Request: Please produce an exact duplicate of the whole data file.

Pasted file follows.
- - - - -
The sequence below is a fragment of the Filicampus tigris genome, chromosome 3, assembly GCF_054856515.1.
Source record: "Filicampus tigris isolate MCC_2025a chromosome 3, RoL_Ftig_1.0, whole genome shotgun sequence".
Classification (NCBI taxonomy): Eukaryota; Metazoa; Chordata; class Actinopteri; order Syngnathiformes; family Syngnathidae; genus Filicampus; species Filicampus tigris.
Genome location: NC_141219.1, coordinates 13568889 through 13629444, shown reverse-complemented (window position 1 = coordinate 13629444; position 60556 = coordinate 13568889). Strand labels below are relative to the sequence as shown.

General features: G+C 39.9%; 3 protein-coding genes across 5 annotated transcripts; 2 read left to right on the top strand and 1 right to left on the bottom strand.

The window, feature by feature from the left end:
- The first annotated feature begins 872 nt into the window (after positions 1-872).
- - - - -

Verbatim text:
The sequence below is a fragment of the Filicampus tigris genome, chromosome 3, assembly GCF_054856515.1.
Source record: "Filicampus tigris isolate MCC_2025a chromosome 3, RoL_Ftig_1.0, whole genome shotgun sequence".
Classification (NCBI taxonomy): Eukaryota; Metazoa; Chordata; class Actinopteri; order Syngnathiformes; family Syngnathidae; genus Filicampus; species Filicampus tigris.
Genome location: NC_141219.1, coordinates 13568889 through 13629444, shown reverse-complemented (window position 1 = coordinate 13629444; position 60556 = coordinate 13568889). Strand labels below are relative to the sequence as shown.

General features: G+C 39.9%; 3 protein-coding genes across 5 annotated transcripts; 2 read left to right on the top strand and 1 right to left on the bottom strand.

The window, feature by feature from the left end:
- The first annotated feature begins 872 nt into the window (after positions 1-872).